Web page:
A phenomenological 10-dimension space-time model

Author(s)
Richard Bonneville

ABSTRACT

The possibility of a description of the fundamental interactions of physics, including gravitation, based upon the assumption of 6 real extra dimensions is presented. The usual 4-dimension space-time, a curved surface with the Lorentz group as local symmetry, is embedded in a larger flat 10-dimension space. Through a fundamental assumption about the geometry of the orthogonal 6-d space in every point of the 4-d surface, there are two possibilities for classifying the physical states, corresponding to two types of particles: 1) hadrons, experiencing a gauge field associated to a real symmetry group GH(6), isomorphous to SU(3), which is identified with the strong interaction, and 2) leptons experiencing another gauge field associated with a real symmetry group GL(6), isomorphous to SU(2) × U(1) but different from the usual electroweak coupling. In addition, both hadrons and leptons are subject to weak and electromagnetic interactions plus a scalar BEH-like coupling, with the respective real symmetries SO(3), SO(2), SO(1), isomorphous to SU(2), U(1), I(1). This description can be extended so as to include gravitation; postulating a minimal Lagrangian in the full 10-d space, the equations of motion are derived. They imply the existence of a set of additional vector-type fields which do not act the same way upon hadrons and leptons, thus inducing a violation of the equivalence principle.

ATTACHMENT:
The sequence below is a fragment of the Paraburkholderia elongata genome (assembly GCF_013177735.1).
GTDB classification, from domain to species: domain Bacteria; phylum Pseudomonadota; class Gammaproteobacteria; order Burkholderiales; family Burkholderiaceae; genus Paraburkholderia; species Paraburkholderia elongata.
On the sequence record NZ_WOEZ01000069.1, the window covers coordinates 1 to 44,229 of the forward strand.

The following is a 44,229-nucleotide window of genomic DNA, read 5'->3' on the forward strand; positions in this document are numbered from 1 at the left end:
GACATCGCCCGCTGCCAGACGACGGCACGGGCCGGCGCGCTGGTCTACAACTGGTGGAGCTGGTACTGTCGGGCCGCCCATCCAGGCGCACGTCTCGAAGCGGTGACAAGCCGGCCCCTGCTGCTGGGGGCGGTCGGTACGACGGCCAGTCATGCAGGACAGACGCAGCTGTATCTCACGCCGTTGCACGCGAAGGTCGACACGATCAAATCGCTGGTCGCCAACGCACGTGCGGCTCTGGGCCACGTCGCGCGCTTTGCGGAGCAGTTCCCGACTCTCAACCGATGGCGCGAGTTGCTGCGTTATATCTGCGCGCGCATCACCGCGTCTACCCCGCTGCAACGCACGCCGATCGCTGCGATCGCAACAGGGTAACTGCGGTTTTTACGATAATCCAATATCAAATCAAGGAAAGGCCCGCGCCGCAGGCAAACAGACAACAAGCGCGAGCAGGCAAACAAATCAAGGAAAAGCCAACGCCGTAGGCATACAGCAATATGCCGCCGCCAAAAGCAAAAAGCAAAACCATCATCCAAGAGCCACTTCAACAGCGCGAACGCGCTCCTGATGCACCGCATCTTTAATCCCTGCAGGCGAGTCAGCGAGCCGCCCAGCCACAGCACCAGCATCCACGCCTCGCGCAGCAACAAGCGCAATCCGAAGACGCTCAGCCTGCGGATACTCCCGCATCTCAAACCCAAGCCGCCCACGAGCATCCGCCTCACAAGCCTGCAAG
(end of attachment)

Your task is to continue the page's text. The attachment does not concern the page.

Cite this paper

Bonneville, R. (2014) A phenomenological 10-dimension space-time model.*Natural Science*, **6**, 211-218. doi: 10.4236/ns.2014.64025.

Bonneville, R. (2014) A phenomenological 10-dimension space-time model.

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http://dx.doi.org/10.1016/j.physletb.2004.06.001

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http://dx.doi.org/10.1088/0954-3899/33/1/001

[6] Marolf, D. (2004) Resource letter NSST-1: The nature and status of string theory.

[7] Dupays, A., Lamine, B. and Blanchard, A. (2013) A&A, A60, 554.

[8] Berestetski, V., Lifchitz, E. and Pitayevski, L. (1967) Relativistic quantum theory, Part 1, MIR ed., Moscow.

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